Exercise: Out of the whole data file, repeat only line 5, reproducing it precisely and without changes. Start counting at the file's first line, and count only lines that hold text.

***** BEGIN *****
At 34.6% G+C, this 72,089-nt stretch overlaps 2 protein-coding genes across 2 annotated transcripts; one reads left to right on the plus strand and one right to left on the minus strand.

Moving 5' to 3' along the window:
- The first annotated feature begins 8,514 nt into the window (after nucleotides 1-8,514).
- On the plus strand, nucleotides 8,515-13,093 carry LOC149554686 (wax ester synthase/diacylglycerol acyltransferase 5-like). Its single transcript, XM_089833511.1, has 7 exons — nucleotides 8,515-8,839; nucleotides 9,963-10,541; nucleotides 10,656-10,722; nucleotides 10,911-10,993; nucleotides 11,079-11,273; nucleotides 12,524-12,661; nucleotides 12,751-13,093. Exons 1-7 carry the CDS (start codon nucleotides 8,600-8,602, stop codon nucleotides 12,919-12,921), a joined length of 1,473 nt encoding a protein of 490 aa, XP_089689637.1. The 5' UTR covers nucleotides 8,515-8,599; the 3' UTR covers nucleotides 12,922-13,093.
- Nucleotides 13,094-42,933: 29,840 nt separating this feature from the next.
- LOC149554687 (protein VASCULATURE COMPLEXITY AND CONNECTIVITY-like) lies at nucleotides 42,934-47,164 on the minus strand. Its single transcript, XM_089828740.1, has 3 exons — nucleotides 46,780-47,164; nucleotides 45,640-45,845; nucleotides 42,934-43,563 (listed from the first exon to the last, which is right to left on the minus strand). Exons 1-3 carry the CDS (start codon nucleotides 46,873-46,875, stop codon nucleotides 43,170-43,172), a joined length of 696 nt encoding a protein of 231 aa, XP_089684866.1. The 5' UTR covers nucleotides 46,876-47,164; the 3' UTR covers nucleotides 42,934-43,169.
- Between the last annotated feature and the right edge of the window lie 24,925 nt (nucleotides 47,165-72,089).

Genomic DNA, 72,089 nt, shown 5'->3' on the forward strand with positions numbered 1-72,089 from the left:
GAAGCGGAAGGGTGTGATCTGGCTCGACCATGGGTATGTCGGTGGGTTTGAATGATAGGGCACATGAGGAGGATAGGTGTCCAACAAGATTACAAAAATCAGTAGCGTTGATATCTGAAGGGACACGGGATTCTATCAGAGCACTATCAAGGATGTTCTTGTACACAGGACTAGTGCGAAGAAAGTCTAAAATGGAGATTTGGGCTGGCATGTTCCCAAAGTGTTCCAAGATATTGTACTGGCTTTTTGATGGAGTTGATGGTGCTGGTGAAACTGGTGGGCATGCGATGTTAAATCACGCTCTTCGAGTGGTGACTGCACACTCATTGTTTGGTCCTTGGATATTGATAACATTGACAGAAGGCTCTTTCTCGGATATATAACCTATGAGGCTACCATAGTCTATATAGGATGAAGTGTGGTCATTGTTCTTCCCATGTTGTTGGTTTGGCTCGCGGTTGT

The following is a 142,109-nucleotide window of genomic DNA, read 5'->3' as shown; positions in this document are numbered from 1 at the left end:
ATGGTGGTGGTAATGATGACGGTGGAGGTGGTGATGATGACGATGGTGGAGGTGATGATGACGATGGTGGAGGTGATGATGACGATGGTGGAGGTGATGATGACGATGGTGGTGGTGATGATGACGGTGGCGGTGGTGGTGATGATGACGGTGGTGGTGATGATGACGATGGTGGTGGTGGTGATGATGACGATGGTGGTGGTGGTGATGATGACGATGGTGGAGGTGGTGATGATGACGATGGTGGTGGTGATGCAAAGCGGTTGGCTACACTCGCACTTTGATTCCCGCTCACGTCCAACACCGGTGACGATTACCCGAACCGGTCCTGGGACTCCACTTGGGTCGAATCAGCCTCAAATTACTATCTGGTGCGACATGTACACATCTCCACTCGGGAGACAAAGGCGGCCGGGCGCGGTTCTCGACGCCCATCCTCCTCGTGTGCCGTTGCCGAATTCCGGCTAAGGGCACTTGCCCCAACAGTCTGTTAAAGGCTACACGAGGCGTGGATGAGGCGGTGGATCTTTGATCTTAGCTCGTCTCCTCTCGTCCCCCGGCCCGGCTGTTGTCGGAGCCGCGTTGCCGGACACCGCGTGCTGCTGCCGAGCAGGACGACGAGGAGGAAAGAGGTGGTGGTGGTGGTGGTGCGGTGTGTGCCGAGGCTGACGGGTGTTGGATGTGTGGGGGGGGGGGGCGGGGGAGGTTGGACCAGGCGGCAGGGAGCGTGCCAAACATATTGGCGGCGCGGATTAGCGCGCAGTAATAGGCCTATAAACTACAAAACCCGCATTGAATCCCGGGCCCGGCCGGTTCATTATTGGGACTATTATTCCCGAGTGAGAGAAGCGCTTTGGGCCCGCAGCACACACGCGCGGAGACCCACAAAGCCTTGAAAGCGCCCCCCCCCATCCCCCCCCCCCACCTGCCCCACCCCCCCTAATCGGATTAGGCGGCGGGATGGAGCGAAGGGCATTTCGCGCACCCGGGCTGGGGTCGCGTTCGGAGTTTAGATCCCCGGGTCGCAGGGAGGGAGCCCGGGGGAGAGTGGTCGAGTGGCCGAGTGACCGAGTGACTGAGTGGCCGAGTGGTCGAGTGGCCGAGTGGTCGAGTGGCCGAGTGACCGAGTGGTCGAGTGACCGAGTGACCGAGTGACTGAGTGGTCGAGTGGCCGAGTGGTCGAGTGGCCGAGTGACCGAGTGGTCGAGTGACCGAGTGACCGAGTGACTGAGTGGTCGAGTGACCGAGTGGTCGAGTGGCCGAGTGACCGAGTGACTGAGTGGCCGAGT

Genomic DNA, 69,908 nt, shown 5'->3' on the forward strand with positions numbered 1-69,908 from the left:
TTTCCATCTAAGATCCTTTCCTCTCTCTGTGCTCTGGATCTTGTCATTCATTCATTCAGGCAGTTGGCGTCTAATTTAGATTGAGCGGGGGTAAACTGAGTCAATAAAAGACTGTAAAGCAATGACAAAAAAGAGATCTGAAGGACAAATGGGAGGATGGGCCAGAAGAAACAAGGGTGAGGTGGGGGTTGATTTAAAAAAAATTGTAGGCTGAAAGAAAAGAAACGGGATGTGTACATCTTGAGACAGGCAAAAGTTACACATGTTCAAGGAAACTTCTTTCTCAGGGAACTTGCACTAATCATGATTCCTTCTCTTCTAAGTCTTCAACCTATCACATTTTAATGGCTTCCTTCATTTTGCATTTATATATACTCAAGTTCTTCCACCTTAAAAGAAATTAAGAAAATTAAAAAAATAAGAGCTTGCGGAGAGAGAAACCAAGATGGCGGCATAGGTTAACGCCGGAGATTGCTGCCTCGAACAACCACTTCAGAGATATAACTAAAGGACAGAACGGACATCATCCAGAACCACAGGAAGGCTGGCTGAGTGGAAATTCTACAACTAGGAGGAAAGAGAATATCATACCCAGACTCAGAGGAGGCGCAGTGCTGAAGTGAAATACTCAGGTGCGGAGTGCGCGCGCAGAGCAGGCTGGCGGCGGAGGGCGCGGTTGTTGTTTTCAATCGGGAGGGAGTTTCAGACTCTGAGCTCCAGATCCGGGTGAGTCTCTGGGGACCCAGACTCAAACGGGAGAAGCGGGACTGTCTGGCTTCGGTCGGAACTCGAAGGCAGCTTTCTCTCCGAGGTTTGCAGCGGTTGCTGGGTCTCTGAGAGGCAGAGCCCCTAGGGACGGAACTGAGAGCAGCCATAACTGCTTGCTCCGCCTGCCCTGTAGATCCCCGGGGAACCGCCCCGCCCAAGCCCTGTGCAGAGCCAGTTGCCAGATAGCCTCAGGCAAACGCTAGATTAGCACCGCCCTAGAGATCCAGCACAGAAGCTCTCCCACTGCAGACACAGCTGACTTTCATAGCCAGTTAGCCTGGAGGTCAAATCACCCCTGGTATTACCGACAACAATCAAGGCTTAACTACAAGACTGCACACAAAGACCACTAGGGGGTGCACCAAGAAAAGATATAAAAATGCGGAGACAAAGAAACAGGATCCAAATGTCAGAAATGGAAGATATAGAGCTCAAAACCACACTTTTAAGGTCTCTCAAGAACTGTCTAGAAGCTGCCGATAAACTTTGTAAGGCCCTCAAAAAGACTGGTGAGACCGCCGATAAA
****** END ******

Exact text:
- Nucleotides 13,094-42,933: 29,840 nt separating this feature from the next.